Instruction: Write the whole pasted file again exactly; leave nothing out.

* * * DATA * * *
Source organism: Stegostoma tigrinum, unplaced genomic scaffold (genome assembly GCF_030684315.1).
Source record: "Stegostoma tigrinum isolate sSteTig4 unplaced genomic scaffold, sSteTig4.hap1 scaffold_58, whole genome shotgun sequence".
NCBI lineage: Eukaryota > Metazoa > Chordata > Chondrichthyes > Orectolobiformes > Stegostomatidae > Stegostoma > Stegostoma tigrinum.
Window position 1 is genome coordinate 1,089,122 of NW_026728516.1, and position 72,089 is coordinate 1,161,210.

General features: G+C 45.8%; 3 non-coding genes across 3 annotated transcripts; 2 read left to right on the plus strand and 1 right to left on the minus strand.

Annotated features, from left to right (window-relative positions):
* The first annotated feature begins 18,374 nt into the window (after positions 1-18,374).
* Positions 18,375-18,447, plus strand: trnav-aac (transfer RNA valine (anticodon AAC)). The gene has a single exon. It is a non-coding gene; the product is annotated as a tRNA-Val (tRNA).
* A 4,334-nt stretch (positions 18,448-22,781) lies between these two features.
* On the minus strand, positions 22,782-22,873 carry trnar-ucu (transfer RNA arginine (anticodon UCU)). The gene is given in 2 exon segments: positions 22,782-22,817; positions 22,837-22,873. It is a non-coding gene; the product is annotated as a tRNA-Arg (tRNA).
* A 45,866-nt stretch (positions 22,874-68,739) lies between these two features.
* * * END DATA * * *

Source organism: Stegostoma tigrinum, unplaced genomic scaffold (genome assembly GCF_030684315.1).
Source record: "Stegostoma tigrinum isolate sSteTig4 unplaced genomic scaffold, sSteTig4.hap1 scaffold_58, whole genome shotgun sequence".
NCBI lineage: Eukaryota > Metazoa > Chordata > Chondrichthyes > Orectolobiformes > Stegostomatidae > Stegostoma > Stegostoma tigrinum.
Window position 1 is genome coordinate 1,089,122 of NW_026728516.1, and position 72,089 is coordinate 1,161,210.

General features: G+C 45.8%; 3 non-coding genes across 3 annotated transcripts; 2 read left to right on the plus strand and 1 right to left on the minus strand.

Annotated features, from left to right (window-relative positions):
* The first annotated feature begins 18,374 nt into the window (after positions 1-18,374).
* Positions 18,375-18,447, plus strand: trnav-aac (transfer RNA valine (anticodon AAC)). The gene has a single exon. It is a non-coding gene; the product is annotated as a tRNA-Val (tRNA).
* A 4,334-nt stretch (positions 18,448-22,781) lies between these two features.
* On the minus strand, positions 22,782-22,873 carry trnar-ucu (transfer RNA arginine (anticodon UCU)). The gene is given in 2 exon segments: positions 22,782-22,817; positions 22,837-22,873. It is a non-coding gene; the product is annotated as a tRNA-Arg (tRNA).
* A 45,866-nt stretch (positions 22,874-68,739) lies between these two features.